A car crash is a hugely disruptive event. To start off you are probably hurting. That’s a bad condition under which to be making important decisions. Then there are the insurance issues, car repair scheduling, rental car hassles, physician appointments and general screwing up of your routine.

On top of all that, if your insurance company decides the repair cost plus the salvage value of your car is more than the replacement cost, you have a “total loss.” Now you have to find a replacement. No wonder a recent repeat client called me as soon as she could.

Who Ya Gonna Call?

This was a perfect example of how my services can’t be broken into convenient catch phrases.

The client was traumatized.

The body shop said they could repair the car for $7,000 but she didn’t know what that would entail.

The insurance company wanted to give her a check and be quit of it, but she was afraid that she would not get enough from the insurance to replace the car with one like it.

She needed immediate intervention, and she knew who to call – me.

The Big Picture

After starting a search for a replacement, my next action was to see the car and talk to the estimator at the body shop.

2003 Corolla SE Right Front Quarter

The body shop said they could repair it for $7,000. Would that make it whole? There are so many questions. Would you know what to ask? 

The car had subtle bends in seemingly unimportant bits of sheet metal, but I could see that they were in fact part of the car’s unit body – its frame. So even if repaired, straightened and aligned, there would always be a question of its structural integrity – its ability to protect the occupants in case of another crash.

Then here’s the value issue. This was the top of the line for the Toyota Corolla when it was new, an LE with automatic transmission and the optional wood grain interior trim. It was eight years old, and yet it had only 34,175 miles on it. Any Toyota starts off being a valuable car in the used car market, just because of the name. This one, in its pristine low mileage pre-crash condition was what the used car dealers call a “cream puff.”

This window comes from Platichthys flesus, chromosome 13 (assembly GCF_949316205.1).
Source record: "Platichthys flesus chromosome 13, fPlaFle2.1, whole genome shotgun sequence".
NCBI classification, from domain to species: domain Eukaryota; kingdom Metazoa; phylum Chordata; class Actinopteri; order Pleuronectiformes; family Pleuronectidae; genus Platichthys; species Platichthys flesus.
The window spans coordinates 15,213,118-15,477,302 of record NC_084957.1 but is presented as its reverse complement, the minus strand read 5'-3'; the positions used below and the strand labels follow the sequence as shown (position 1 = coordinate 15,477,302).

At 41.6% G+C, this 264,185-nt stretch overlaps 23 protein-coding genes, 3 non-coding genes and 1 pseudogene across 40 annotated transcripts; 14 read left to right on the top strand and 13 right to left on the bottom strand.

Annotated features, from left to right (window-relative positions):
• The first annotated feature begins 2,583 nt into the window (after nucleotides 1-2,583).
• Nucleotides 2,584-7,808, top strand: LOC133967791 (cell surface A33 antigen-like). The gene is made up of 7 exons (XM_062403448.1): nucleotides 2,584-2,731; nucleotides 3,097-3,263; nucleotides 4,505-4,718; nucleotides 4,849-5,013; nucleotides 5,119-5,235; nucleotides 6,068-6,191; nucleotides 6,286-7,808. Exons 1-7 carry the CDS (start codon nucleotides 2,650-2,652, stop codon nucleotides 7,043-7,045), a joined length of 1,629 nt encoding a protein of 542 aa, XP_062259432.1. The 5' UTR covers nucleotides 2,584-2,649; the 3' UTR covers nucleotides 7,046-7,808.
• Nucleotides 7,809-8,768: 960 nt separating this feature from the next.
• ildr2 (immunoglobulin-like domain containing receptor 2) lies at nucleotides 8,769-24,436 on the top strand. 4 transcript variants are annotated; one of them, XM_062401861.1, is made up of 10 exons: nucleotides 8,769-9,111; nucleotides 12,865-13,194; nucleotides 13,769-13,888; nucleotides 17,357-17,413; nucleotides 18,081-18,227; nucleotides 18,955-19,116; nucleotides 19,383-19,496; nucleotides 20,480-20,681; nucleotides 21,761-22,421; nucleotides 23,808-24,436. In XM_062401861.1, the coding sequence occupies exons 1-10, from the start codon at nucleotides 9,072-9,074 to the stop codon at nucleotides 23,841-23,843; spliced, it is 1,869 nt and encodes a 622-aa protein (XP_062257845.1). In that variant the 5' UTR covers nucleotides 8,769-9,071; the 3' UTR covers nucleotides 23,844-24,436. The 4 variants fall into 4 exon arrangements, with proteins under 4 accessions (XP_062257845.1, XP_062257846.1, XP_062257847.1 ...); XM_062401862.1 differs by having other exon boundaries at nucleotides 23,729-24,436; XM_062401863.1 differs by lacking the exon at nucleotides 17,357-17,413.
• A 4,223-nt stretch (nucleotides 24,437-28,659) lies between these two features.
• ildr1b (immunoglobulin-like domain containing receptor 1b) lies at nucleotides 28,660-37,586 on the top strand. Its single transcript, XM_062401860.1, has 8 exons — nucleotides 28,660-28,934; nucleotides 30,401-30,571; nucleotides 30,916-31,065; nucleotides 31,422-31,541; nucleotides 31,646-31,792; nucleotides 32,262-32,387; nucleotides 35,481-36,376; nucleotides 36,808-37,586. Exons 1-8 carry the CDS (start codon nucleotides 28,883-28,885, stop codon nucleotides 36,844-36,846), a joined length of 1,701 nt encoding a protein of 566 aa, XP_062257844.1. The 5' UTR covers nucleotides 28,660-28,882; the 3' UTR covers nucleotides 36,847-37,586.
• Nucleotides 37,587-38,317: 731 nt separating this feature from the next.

Adding to the value issue, I have had clients who successfully sued for Loss of Value because a car with a history of collision damage does not command as high a price as an unmolested car. Add to that the fact that the car would be saddled with a “salvage title” label (No one loans money on a salvage title car.), and it becomes virtually worthless in the used car market.

So the obvious decision was to get as much as she could from the insurance company for a replacement, find one, and buy it.

Other Issues

One of the most important pieces of advice I give my clients in cases like this, where the other party is at fault, is to let your own insurance company do the work. That’s why they are there. They are professionals who have an axe to grind of their own. They want to soak the other party’s insurance company for as much as they can get.

It prolongs the process, but in the end it makes sure that eventually your deductable is paid, and your rental costs are fully reimbursed.

That’s the theory, at least. I had a couple of challenges to make sure those benefits accrued to my client. The most important, and the most valuable to my client, was getting her the full value of her car from the insurance companies.

What’s It Really Worth?

Her insurance company ran a standard evaluation for her car, which involves finding local cars like it and listing what their asking prices are. That works great – most times. But these were not “most times.” Used cars had jumped in price due to the flat economy. People were buying used cars because they couldn’t afford new ones.

Their report, which ran on for 40 pages, including 23 of “comparable” car listings, none of which on close examination was comparable at all. All were “CE” trim line, two levels below hers. None had mileage less than double hers, except for one stripper with a manual transmission. They offered her $11,339.92.